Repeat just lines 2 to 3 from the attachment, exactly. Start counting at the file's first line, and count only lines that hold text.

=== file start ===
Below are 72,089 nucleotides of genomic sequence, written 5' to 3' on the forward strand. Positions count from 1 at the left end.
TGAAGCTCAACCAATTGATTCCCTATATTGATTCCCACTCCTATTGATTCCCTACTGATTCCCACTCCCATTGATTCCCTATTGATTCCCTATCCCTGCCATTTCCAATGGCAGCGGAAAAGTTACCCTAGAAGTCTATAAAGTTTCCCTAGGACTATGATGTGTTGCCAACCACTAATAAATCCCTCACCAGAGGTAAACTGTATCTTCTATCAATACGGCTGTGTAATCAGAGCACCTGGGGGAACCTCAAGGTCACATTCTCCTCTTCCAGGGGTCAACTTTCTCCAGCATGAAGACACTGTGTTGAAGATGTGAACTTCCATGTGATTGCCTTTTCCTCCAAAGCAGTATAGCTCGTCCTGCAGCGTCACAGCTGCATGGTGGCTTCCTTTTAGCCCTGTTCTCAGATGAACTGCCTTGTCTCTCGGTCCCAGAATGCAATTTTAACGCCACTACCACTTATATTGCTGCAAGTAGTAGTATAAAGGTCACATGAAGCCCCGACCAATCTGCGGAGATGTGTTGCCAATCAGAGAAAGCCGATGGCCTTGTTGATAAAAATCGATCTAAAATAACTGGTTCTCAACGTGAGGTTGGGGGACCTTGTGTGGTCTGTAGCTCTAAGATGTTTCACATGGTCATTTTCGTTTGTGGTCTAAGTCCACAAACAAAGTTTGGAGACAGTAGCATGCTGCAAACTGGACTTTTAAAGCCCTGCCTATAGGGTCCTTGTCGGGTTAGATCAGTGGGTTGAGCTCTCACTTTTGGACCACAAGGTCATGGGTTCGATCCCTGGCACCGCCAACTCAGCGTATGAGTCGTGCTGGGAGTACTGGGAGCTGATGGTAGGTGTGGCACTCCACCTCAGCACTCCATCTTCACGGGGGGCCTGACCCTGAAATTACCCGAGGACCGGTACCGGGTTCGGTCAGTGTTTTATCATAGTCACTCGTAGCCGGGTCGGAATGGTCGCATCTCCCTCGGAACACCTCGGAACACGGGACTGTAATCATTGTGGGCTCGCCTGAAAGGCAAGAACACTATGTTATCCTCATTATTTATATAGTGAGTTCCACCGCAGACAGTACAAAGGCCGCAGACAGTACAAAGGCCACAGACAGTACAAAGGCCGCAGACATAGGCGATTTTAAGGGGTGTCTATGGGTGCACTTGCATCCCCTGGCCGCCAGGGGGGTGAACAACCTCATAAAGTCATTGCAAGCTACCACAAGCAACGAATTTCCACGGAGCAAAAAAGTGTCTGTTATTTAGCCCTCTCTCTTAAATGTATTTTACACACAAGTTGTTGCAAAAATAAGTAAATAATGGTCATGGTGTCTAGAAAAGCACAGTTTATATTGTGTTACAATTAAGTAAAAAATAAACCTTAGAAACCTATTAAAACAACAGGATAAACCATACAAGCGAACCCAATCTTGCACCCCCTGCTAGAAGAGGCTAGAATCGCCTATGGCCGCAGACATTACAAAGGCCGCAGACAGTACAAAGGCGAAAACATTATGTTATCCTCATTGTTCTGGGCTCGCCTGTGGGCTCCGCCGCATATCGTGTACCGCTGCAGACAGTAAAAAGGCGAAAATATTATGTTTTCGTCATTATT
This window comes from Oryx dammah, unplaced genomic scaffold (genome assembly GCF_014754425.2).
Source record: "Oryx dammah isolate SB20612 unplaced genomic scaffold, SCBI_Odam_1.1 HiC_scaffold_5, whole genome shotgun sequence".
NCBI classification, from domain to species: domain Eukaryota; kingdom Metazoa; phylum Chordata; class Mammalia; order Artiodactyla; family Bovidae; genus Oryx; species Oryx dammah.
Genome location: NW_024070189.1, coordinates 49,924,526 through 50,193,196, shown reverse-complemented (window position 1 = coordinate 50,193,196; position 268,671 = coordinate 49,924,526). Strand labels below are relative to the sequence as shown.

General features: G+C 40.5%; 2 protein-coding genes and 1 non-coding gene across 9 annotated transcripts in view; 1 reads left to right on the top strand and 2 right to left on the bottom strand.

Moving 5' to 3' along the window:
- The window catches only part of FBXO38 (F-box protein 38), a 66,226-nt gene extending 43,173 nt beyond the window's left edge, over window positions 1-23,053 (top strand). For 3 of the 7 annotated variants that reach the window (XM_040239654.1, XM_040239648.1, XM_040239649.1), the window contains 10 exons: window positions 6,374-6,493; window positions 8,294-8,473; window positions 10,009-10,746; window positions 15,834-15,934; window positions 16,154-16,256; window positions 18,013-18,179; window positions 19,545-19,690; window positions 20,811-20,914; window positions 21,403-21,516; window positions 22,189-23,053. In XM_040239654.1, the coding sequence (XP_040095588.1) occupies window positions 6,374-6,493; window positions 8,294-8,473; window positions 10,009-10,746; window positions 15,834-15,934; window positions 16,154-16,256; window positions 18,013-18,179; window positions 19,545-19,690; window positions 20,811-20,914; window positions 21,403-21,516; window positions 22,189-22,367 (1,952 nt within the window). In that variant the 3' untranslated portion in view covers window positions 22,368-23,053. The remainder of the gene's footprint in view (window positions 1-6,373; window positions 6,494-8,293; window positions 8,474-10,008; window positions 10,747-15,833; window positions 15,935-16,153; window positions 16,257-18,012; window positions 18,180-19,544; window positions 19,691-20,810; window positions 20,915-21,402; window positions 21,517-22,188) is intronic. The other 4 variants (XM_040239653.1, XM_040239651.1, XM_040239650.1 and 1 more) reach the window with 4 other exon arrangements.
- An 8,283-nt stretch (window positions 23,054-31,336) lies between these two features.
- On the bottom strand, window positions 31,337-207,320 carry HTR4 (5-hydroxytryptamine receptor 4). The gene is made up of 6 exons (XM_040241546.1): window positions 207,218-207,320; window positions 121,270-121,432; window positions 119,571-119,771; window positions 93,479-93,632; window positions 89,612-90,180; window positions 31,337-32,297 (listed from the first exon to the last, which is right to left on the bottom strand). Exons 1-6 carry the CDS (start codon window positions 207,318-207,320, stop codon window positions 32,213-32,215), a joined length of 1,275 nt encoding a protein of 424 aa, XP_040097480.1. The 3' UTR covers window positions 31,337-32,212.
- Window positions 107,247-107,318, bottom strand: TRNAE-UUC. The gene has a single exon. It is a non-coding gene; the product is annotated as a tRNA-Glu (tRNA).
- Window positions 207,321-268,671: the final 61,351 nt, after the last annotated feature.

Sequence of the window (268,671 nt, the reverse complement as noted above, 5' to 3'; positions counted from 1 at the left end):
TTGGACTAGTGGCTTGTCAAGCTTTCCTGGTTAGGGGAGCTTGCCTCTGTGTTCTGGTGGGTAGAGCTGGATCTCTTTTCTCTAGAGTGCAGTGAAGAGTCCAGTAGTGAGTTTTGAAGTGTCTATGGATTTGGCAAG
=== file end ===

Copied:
TGAAGCTCAACCAATTGATTCCCTATATTGATTCCCACTCCTATTGATTCCCTACTGATTCCCACTCCCATTGATTCCCTATTGATTCCCTATCCCTGCCATTTCCAATGGCAGCGGAAAAGTTACCCTAGAAGTCTATAAAGTTTCCCTAGGACTATGATGTGTTGCCAACCACTAATAAATCCCTCACCAGAGGTAAACTGTATCTTCTATCAATACGGCTGTGTAATCAGAGCACCTGGGGGAACCTCAAGGTCACATTCTCCTCTTCCAGGGGTCAACTTTCTCCAGCATGAAGACACTGTGTTGAAGATGTGAACTTCCATGTGATTGCCTTTTCCTCCAAAGCAGTATAGCTCGTCCTGCAGCGTCACAGCTGCATGGTGGCTTCCTTTTAGCCCTGTTCTCAGATGAACTGCCTTGTCTCTCGGTCCCAGAATGCAATTTTAACGCCACTACCACTTATATTGCTGCAAGTAGTAGTATAAAGGTCACATGAAGCCCCGACCAATCTGCGGAGATGTGTTGCCAATCAGAGAAAGCCGATGGCCTTGTTGATAAAAATCGATCTAAAATAACTGGTTCTCAACGTGAGGTTGGGGGACCTTGTGTGGTCTGTAGCTCTAAGATGTTTCACATGGTCATTTTCGTTTGTGGTCTAAGTCCACAAACAAAGTTTGGAGACAGTAGCATGCTGCAAACTGGACTTTTAAAGCCCTGCCTATAGGGTCCTTGTCGGGTTAGATCAGTGGGTTGAGCTCTCACTTTTGGACCACAAGGTCATGGGTTCGATCCCTGGCACCGCCAACTCAGCGTATGAGTCGTGCTGGGAGTACTGGGAGCTGATGGTAGGTGTGGCACTCCACCTCAGCACTCCATCTTCACGGGGGGCCTGACCCTGAAATTACCCGAGGACCGGTACCGGGTTCGGTCAGTGTTTTATCATAGTCACTCGTAGCCGGGTCGGAATGGTCGCATCTCCCTCGGAACACCTCGGAACACGGGACTGTAATCATTGTGGGCTCGCCTGAAAGGCAAGAACACTATGTTATCCTCATTATTTATATAGTGAGTTCCACCGCAGACAGTACAAAGGCCGCAGACAGTACAAAGGCCACAGACAGTACAAAGGCCGCAGACATAGGCGATTTTAAGGGGTGTCTATGGGTGCACTTGCATCCCCTGGCCGCCAGGGGGGTGAACAACCTCATAAAGTCATTGCAAGCTACCACAAGCAACGAATTTCCACGGAGCAAAAAAGTGTCTGTTATTTAGCCCTCTCTCTTAAATGTATTTTACACACAAGTTGTTGCAAAAATAAGTAAATAATGGTCATGGTGTCTAGAAAAGCACAGTTTATATTGTGTTACAATTAAGTAAAAAATAAACCTTAGAAACCTATTAAAACAACAGGATAAACCATACAAGCGAACCCAATCTTGCACCCCCTGCTAGAAGAGGCTAGAATCGCCTATGGCCGCAGACATTACAAAGGCCGCAGACAGTACAAAGGCGAAAACATTATGTTATCCTCATTGTTCTGGGCTCGCCTGTGGGCTCCGCCGCATATCGTGTACCGCTGCAGACAGTAAAAAGGCGAAAATATTATGTTTTCGTCATTATT
This window comes from Oryx dammah, unplaced genomic scaffold (genome assembly GCF_014754425.2).